We’re Salty Over This Yoga Trend

In a good way.

Whether it’s the salty spray, the endless blue, or the sounds of waves crashing on the shore, a trip to the seaside brings a calm that’s hard to find anywhere else. Unfortunately, we can't always make it to the beach, for reasons both geographic and practical. So what can you do when you find yourself landlocked, seeking balance and miles away from the ocean? Turn to salt therapy and, specifically, salt yoga.

The Rich History of Salt Therapy

Salt yoga is based on the idea that exposure to salt is beneficial to health. While salt has almost always been lauded as a mineral that cleanses, balances, and heals, it wasn’t until the 1800s that dry salt therapy came into vogue. Early physicians in Europe and the Middle East noticed that salt mine workers typically possessed healthier constitutions and were less likely to fall ill in comparison to their above-ground counterparts. It was found that when salt was mined and removed from the earth, microscopic particles were released into the air and inhaled by the workers. Since salt is antibacterial, antifungal, antiviral, and anti-inflammatory, they deduced that the workers' exposure to salt was the cause of their increased health. Seeking a way to capitalize on this new discovery, European scientists were determined to find a way replicate these beneficial effects outside of the mine. A few years later halotherapy was born.

What is Halotherapy?

Halotherapy is a holistic, drug-free alternative treatment where microparticles of salt are released into the air and inhaled. While the jury's still out on whether or not it actually works, anecdotally it is said to improve the immune system, soothe stubborn skin conditions, destroy colds, and improve allergies. The idea is that when these tiny particles of salt are inhaled, they act like little sponges sucking up bacteria and mucus and flushing it out of the system. Yoga teacher and Wanderlust contributor Elizabeth Crisci described her experience with halotherapy in a salt cave as deeply relaxing. "There was an almost tangible quality to the air in the salt room that felt similar to being at the beach, except clearer," she wrote. These benefits only increase when halotherapy is combined with the breath and movement of yoga. An article in Shape magazine explains that “Salty yoga also boasts [the benefits of halotherapy], combined with poses that help to build strength and flexibility in the primary and secondary muscles of respiration, thereby increasing—even more—breath capacity, oxygenation, endurance and performance.” While you might think that this is just another trend, like SUP yoga or cat yoga, salt has long played a role in physical therapy and recovery. Most of us know how nice it is to slip into a warm bath of Epsom salts after a difficult practice—dry salt therapy is much the same.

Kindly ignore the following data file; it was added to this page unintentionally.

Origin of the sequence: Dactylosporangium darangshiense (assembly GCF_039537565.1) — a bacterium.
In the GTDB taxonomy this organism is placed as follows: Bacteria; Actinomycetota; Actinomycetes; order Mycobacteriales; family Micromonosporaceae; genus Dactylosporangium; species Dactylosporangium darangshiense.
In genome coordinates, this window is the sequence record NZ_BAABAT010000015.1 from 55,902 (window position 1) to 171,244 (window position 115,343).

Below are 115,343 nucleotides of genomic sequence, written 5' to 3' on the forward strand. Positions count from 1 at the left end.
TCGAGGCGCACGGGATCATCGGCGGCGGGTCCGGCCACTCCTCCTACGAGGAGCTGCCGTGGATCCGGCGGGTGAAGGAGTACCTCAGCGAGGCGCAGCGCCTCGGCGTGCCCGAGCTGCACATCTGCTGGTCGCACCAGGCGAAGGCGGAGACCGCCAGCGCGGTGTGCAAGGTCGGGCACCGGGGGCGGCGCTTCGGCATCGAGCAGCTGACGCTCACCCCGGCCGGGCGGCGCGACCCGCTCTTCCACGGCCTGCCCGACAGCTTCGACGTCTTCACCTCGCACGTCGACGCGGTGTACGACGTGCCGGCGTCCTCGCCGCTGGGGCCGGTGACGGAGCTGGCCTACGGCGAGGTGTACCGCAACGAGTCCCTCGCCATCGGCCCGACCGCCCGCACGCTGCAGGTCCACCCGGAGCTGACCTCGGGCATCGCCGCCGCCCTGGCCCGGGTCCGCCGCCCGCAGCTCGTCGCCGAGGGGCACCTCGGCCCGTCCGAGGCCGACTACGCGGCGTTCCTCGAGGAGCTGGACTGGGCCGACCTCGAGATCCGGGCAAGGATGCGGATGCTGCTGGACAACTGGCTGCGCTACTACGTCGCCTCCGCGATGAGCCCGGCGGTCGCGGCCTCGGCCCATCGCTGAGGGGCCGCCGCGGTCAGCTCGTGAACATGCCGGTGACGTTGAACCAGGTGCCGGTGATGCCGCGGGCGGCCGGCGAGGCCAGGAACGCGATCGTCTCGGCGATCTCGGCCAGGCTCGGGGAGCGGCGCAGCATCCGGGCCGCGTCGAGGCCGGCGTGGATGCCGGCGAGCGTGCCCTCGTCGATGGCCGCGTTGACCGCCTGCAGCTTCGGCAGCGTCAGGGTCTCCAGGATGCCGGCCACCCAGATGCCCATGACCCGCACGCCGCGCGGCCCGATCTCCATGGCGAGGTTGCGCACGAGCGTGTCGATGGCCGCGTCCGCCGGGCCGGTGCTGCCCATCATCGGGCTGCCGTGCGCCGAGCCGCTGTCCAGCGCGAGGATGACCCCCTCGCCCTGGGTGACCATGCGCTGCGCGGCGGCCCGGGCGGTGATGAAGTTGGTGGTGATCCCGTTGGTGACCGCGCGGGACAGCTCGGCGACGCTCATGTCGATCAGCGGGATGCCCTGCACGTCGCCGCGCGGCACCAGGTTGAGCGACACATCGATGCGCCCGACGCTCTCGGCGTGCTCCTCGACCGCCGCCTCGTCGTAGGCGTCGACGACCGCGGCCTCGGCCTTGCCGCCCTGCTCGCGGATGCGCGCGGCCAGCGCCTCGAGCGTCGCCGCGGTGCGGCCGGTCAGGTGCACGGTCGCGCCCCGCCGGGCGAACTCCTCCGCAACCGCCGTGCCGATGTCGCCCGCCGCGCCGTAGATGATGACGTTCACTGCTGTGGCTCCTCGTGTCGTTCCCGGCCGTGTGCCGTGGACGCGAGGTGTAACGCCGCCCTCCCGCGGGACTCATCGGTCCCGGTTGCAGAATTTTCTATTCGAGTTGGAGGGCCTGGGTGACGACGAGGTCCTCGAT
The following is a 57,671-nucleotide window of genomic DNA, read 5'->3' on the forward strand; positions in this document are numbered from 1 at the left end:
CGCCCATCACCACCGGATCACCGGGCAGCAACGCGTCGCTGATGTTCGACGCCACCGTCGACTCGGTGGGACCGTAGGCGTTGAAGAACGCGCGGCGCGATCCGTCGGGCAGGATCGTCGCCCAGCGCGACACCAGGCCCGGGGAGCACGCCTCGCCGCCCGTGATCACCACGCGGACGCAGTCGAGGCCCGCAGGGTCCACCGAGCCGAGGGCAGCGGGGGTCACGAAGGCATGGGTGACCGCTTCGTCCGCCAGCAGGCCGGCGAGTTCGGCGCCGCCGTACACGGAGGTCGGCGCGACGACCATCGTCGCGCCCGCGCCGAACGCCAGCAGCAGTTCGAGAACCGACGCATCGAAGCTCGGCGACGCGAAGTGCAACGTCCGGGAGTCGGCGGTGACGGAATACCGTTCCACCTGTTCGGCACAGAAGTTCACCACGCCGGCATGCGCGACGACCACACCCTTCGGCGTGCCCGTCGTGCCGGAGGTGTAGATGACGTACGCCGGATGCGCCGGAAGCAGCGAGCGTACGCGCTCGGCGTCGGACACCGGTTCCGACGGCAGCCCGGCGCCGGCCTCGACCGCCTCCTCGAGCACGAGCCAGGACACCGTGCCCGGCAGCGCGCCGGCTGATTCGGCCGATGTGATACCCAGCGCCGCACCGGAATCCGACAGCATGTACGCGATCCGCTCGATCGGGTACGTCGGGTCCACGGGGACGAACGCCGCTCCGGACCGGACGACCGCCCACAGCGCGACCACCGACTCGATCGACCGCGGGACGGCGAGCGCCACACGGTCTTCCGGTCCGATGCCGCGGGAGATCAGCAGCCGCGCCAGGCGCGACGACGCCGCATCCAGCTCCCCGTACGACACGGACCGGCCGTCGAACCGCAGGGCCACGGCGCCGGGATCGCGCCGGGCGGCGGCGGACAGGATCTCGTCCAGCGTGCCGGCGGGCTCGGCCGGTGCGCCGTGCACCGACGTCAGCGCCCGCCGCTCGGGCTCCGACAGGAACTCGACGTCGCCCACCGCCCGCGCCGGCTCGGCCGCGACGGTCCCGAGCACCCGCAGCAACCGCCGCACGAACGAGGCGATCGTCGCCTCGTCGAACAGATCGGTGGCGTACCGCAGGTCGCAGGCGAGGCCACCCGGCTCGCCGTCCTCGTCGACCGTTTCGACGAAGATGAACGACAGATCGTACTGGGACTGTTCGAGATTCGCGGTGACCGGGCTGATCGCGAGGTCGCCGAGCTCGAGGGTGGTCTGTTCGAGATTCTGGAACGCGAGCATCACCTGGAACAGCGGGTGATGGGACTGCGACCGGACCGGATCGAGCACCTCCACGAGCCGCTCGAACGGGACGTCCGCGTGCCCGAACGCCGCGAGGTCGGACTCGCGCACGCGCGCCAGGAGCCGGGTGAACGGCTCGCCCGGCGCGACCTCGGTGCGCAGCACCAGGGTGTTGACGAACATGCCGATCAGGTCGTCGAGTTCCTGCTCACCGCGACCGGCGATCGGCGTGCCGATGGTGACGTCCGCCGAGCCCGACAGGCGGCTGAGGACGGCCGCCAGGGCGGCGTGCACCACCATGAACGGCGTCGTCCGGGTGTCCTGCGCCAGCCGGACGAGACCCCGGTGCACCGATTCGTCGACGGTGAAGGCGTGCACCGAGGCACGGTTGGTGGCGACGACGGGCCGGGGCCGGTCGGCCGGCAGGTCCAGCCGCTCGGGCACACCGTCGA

What Can I Expect?

Most salt rooms are designed to be peaceful places of introspection. The humidity, air circulation, and temperature are all carefully controlled to provide a calm and soothing environment. Expect to be bathed in the warm glow of crystal lamps and pink Himalayan salt. Another great benefit of meditating or practicing yoga in a salt room is the increased presence of negative ions. While computers, electronics, and other modern conveniences are part of our day-to-day, they also give off a ton of positive ions. Although it sounds quite the opposite, these positive ions can throw our systems out of alignment and cause feelings of depression and irritability. Luckily, salt acts as a counterbalance; giving off negative ions that can re-balance our senses and bring feelings of joy and increased energy. Doing poses and meditations in this space, especially when integrating breathwork, benefits the body in ways beyond traditional yoga.

Where Can I Practice?

As it has gained popularity in the United State and abroad, many spas and wellness centers have added salt rooms to their services. Breathe Salt Rooms in New York offers both group and individual rooms for salt therapy (and is a favorite of Wanderlust mentor Elena Brower), and in Las Vegas, there's Salt Room LV. A good old Google search should yield results no matter where you are in the world. — ENG HeadshotNicole McLaughlin is a freelance writer living and working in San Diego. She focuses on healthy living, recipe development and exploring the role mindfulness plays in leading a balanced life. Sea salt and chocolate are her weaknesses, as is the promise of a good time. For more of her musing on life, the universe and everything creative, follow her on Instagram.     Save Save Save Save Save